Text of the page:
Explainer-Why EU fiscal rules matter

BRUSSELS (Reuters) – European Union finance ministers agreed changes to the EU’s fiscal rules to offer countries tailor-made debt reduction paths and incentives to invest.

Here’s why the rules matter.

1. The EU has a common currency – the euro – and the European Central Bank takes responsibility for a common monetary policy, but the bloc has no common fiscal policy. The fiscal rules, which limit government borrowing, are to ensure governments observe a common set of fiscal principles to prevent any irresponsible borrowing by one creating problems for all.

An example of what can happen when the rules are ignored, is the Greek debt crisis of 2010. It resulted from years of excess Greek borrowing that was hidden by falsified statistics, and almost caused the euro zone to collapse.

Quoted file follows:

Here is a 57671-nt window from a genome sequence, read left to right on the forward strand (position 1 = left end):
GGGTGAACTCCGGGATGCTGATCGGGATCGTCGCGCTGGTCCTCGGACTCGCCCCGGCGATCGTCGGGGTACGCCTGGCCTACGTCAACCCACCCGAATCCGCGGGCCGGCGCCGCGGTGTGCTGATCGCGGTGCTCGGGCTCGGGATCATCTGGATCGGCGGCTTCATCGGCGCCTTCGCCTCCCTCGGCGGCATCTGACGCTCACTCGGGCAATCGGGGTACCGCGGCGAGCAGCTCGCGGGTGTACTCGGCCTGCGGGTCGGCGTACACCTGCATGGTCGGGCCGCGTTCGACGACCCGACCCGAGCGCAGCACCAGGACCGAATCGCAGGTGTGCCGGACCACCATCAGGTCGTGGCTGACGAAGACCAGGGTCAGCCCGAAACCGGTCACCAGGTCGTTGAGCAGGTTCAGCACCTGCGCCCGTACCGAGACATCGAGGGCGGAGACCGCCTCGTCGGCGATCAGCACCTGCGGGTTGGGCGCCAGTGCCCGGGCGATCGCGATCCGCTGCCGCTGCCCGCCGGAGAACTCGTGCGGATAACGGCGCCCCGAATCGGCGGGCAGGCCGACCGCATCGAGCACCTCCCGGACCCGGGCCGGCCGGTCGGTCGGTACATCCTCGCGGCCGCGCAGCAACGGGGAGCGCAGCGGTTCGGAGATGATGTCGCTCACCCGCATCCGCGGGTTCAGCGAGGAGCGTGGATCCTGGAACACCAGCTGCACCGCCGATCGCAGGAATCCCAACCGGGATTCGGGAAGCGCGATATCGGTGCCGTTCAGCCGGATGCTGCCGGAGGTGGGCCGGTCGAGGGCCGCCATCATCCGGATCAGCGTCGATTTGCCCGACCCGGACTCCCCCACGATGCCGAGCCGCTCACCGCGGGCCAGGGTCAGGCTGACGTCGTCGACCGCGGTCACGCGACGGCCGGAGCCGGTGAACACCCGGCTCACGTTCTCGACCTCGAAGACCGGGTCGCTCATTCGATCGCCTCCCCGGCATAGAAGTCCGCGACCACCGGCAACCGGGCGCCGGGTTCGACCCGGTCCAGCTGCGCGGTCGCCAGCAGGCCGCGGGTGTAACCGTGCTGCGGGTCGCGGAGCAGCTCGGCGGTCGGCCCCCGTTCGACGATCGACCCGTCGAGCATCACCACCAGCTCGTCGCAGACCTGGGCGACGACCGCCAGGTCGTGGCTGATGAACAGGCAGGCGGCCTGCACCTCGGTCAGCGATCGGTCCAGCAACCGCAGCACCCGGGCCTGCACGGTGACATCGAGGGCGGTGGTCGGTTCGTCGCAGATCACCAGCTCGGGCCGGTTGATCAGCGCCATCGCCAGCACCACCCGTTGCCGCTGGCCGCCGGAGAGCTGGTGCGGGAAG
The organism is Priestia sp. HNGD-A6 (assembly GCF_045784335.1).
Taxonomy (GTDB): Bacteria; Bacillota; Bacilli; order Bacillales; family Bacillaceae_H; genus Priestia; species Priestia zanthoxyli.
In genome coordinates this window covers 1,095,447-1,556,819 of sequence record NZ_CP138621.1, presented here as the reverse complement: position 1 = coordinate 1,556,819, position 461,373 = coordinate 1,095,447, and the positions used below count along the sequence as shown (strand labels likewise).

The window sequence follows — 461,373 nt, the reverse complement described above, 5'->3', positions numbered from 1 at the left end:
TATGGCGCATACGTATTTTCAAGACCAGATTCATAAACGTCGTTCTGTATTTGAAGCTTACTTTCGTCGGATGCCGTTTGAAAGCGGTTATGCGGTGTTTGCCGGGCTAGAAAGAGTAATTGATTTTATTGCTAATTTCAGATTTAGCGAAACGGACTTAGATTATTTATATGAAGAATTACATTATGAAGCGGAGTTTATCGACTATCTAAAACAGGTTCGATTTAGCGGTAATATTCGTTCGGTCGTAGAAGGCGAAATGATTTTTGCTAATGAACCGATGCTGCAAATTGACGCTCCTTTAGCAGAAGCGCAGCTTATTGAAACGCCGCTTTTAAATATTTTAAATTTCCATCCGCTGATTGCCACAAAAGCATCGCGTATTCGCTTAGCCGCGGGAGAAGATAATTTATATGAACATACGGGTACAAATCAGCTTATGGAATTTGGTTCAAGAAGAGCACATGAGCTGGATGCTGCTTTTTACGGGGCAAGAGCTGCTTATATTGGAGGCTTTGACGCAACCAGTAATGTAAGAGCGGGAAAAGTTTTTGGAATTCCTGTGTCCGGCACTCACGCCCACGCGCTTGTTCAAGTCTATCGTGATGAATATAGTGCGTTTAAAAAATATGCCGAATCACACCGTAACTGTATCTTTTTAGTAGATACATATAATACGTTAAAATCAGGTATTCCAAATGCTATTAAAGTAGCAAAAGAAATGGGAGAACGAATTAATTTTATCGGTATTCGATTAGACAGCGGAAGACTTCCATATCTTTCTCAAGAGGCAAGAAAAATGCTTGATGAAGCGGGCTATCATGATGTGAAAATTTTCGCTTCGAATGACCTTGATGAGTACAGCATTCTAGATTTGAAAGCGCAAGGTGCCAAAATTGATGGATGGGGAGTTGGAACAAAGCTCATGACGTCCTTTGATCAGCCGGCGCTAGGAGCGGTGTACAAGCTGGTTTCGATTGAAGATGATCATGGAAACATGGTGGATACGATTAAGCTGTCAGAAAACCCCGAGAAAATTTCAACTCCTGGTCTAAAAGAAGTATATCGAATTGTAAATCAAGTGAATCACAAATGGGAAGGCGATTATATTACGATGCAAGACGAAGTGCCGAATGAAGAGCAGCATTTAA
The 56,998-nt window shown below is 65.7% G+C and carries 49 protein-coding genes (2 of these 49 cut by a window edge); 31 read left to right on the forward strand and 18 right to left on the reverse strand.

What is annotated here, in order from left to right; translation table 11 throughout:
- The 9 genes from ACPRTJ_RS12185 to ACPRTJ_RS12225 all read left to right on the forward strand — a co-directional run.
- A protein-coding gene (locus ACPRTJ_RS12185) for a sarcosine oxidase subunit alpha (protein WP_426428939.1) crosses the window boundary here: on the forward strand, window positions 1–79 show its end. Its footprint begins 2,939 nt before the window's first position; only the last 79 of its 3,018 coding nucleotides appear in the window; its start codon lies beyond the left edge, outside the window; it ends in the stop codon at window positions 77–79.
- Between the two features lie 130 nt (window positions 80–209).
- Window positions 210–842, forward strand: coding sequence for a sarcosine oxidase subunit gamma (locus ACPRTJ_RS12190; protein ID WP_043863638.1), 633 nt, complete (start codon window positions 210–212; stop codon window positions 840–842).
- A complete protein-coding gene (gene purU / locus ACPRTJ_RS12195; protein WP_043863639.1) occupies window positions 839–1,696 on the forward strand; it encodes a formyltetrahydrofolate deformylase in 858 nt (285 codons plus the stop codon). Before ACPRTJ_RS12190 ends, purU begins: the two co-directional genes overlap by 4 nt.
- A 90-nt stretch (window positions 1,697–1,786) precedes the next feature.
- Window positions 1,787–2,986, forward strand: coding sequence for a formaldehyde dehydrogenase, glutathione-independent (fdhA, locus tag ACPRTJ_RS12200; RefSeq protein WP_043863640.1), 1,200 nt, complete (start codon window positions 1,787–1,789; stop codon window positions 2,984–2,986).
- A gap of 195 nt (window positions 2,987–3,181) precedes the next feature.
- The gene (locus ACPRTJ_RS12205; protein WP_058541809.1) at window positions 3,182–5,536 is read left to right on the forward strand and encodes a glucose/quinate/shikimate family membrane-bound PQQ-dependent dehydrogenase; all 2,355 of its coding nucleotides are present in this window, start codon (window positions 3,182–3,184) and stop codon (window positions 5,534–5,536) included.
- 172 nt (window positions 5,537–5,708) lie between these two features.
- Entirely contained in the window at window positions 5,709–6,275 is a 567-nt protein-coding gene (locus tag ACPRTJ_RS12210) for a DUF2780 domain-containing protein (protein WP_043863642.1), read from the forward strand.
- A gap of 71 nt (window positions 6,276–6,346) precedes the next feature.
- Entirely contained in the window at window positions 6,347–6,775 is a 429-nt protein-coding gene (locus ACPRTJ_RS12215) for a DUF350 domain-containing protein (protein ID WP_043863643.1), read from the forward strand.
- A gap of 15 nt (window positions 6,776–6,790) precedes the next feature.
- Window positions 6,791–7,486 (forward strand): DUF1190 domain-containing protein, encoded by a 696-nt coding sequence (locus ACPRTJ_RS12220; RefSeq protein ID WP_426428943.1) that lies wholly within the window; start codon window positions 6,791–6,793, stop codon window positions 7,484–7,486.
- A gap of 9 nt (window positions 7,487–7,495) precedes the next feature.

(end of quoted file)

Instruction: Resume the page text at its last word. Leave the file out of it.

2. Because the rules help to coordinate national fiscal policies, they provide a counter-balance to the ECB’s monetary policy. If used correctly, the can help the ECB to achieve its inflation goal and so protect the purchasing power of EU citizens.

3. By setting limits on government deficit and on public debt, the rules aim to ensure that EU economies are stable in the long-term and avoid financial or economic crises.

4. The rules give investors confidence in euro zone assets, and the degree of predictability they give to governments’ fiscal policy decisions has a favourable impact on the prices at which EU governments borrow.

(Reporting by Jan Strupczewski; editing by Barbara Lewis)